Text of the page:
Through a selection of prints, drawings, paintings and journal entries, the National Gallery’s exhibition in London, "Dürer’s Journeys - Travels of a Renaissance Artist", chronicles the artist’s travels across Europe, during which he accumulated knowledge, disseminated his work and established his fame.
Albrecht Dürer, Adam and Eve, 1504, engraving, 25.1 × 19.2 cm/9.8 x 7.5 in.
Image courtesy of the National Gallery London, Rijksmuseum, Amsterdam (RP-P-OB-1155) © Rijksmuseum, Amsterdam
Early Years and Travels to the Alps and Italy, 1490s
Familiarizing himself with the tools and materials in the workshop of his goldsmith father in Nuremberg, and as an apprentice to local printer Michael Wolgemut, Dürer soon embarked on the customary Wanderjahre (“wandering years”) undertaken by aspiring craftsmen, journeying to Alsace, across the Brenner frontier, and into Italy. Of this journey, the first room of the exhibition displays several watercolors produced by Dürer, topographical studies of rock formations and landscapes that are virtually unprecedented in their subject and en plein air creation.
In Italy, Dürer’s technical facility imbibed the theoretical knowledge of Italian art and classical antiquity. In the exhibition, we see Dürer returning to Nuremberg and experimenting in his journal with ideal human body proportions according to the principles of Roman architect Vitruvius, whose treaties gained prominence during Italy’s Quattrocento, as expressed in Leonardo da Vinci’s Vitruvian Man (1490). By 1504, with his famous engraving Adam and Eve, Dürer displays a growing mastery of the human form.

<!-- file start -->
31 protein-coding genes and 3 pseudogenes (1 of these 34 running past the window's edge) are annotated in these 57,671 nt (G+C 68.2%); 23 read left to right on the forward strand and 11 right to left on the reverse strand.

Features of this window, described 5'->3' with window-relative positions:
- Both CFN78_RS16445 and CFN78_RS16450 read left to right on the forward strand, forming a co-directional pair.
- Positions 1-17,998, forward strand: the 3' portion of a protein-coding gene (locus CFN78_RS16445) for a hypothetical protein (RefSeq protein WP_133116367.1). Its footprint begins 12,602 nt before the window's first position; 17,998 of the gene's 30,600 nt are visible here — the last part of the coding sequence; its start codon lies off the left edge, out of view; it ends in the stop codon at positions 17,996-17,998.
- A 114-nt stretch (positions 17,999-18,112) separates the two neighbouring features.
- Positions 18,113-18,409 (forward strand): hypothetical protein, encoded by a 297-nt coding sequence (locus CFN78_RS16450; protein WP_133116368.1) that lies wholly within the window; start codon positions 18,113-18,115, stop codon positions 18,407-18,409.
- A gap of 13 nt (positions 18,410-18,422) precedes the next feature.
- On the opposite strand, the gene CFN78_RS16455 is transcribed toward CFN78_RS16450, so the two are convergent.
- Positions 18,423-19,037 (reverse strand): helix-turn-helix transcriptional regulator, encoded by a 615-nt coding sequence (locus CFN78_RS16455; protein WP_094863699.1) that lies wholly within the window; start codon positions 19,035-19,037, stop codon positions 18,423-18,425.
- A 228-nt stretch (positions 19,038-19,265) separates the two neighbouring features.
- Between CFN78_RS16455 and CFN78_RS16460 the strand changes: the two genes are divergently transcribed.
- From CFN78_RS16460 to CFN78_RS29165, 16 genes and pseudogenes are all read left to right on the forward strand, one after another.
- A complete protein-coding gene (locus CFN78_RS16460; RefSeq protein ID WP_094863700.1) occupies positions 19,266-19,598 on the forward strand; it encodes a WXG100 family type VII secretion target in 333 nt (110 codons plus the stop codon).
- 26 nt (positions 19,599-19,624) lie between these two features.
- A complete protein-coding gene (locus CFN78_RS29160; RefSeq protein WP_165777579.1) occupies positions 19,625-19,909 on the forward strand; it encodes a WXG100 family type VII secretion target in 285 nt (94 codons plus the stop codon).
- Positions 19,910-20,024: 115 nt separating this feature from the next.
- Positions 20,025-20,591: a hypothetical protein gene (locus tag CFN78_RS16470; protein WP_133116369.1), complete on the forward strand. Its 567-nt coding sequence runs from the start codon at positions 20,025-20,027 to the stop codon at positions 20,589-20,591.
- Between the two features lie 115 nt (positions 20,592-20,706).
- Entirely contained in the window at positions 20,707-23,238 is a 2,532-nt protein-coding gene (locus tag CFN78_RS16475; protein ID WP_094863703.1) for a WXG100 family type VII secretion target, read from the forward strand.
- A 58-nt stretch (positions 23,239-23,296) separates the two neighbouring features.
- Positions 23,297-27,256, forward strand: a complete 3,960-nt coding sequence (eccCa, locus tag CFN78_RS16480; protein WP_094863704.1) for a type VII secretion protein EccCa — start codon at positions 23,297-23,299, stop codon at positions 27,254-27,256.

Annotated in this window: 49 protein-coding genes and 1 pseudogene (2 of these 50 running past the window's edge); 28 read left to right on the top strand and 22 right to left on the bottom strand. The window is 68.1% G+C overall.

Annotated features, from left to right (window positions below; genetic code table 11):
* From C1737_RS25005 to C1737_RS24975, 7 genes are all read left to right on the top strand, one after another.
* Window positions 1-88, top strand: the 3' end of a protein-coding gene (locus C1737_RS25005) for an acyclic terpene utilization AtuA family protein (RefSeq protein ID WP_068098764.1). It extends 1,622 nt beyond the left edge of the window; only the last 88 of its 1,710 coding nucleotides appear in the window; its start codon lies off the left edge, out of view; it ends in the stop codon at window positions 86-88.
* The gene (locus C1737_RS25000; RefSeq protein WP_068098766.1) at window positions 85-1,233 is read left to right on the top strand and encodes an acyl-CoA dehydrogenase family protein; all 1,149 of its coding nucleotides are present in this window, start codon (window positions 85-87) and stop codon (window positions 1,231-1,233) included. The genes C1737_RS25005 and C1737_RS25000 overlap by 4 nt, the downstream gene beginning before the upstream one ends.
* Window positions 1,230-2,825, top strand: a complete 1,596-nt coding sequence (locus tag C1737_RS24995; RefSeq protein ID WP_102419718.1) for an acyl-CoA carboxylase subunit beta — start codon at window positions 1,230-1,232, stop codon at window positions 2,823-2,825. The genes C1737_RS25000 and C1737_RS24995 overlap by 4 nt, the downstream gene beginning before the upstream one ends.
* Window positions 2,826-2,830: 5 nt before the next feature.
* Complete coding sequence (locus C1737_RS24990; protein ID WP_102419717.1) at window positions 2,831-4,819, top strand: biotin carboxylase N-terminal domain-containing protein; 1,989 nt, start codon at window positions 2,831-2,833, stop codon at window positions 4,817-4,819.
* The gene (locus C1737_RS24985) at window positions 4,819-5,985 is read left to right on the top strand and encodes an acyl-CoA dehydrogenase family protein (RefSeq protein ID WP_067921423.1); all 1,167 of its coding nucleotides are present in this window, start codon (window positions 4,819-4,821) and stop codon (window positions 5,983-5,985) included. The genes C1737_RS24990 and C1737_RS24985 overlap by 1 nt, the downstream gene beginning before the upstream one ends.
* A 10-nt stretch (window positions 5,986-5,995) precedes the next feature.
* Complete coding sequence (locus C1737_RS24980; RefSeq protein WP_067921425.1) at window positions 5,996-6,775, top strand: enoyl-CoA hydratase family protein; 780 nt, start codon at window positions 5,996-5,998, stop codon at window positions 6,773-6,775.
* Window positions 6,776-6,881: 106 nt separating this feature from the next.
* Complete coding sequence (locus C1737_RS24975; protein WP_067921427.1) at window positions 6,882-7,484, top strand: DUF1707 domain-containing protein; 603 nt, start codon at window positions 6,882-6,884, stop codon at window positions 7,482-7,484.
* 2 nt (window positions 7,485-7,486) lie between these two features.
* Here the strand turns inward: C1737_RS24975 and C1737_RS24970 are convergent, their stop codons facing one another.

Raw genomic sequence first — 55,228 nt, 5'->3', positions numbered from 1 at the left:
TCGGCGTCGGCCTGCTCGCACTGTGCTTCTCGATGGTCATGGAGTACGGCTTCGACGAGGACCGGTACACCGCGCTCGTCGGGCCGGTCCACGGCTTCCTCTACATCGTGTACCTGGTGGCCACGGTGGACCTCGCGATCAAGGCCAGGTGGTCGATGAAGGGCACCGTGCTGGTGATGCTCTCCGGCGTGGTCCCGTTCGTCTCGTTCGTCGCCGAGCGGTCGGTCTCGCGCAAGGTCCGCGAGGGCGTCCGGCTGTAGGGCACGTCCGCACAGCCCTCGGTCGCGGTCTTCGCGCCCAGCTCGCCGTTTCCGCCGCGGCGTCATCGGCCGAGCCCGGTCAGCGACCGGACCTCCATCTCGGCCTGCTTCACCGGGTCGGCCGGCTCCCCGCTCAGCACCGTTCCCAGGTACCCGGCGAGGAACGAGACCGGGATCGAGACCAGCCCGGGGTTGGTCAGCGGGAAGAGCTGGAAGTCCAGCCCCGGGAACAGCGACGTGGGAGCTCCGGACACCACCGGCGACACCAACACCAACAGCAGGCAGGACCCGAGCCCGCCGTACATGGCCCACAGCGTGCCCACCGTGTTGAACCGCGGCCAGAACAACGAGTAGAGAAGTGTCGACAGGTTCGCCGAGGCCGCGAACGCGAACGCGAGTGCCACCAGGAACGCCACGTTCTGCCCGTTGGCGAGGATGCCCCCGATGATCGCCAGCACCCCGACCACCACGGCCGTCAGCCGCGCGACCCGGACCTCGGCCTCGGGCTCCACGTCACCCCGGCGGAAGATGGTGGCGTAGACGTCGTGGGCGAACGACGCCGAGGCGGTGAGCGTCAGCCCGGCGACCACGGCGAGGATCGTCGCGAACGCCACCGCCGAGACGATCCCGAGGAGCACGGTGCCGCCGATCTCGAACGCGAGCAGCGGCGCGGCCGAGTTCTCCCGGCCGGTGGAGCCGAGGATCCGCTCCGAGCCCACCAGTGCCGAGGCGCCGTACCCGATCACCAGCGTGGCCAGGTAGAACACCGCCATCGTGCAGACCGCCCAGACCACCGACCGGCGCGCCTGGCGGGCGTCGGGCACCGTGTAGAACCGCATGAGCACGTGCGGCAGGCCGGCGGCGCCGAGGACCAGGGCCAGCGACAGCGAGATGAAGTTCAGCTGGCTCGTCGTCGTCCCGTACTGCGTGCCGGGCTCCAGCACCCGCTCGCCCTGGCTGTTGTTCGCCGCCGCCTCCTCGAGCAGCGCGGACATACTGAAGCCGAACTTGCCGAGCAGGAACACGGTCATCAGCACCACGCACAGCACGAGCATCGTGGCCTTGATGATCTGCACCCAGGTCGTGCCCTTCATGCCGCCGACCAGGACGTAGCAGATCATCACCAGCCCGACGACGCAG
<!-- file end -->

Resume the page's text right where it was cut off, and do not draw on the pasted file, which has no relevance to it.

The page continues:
By the time Dürer arrived in Venice for the second time, his reputation as the most innovative printmaker of the time preceded him; Dürer’s effect on Italian art, and particularly his perennial manual On Human Proportion (1528) was significant enough as to oblige Giorgio Vasari (1511-1574) to register the talent and influence of the German in his seminal Lives of the Most Excellent Painters, Sculptors, and Architects. However, at this stage, his prestige did not transcend the confines of the black and white medium. Eager to impress upon his Italian counterparts his virtuosic command of composition and Venetian colore, Dürer created the altarpiece Feast of the Rose Garlands (on loan from the Kunsthistorisches Museum in Vienna). “They have never seen a more sublime and lifelike painting”, Dürer boasted to his dear friend and patron Willibald Pirckheimer in a letter from September 23, 1506.
Unlike almost any other artist in the early modern era, Dürer self-consciously claims individuality and seeks contemporaneous and posthumous recognition with his diaries, clearly marked authorship, and self-portraits. Whilst the exhibition lacks Dürer’s three most lavish and narcissistic portraits (testaments to the artist’s vanity, anxieties, and ambivalent sexuality that the exhibition rather skirts), his ostentatious mark nevertheless pervades: in the right hand of the Feast of the Rose Garlands you will see Dürer’s self-portrait gazing admiringly at his own work amidst a main of thick, golden hair, whist his idiosyncratic monogram “AD” is present upon the majority of the works. Indeed, still regarded as craftsmen in Northern Europe, in Italy we see artistic authorship gain celebrity as artists become increasingly synonymous with the humanistic and intellectual acumen of their liberal art counterparts. Dürer expressed envy at the esteemed social standing enjoyed by artists in Venice: “Here I am a gentleman, at home, I am a parasite”, he writes to Pirckheimer.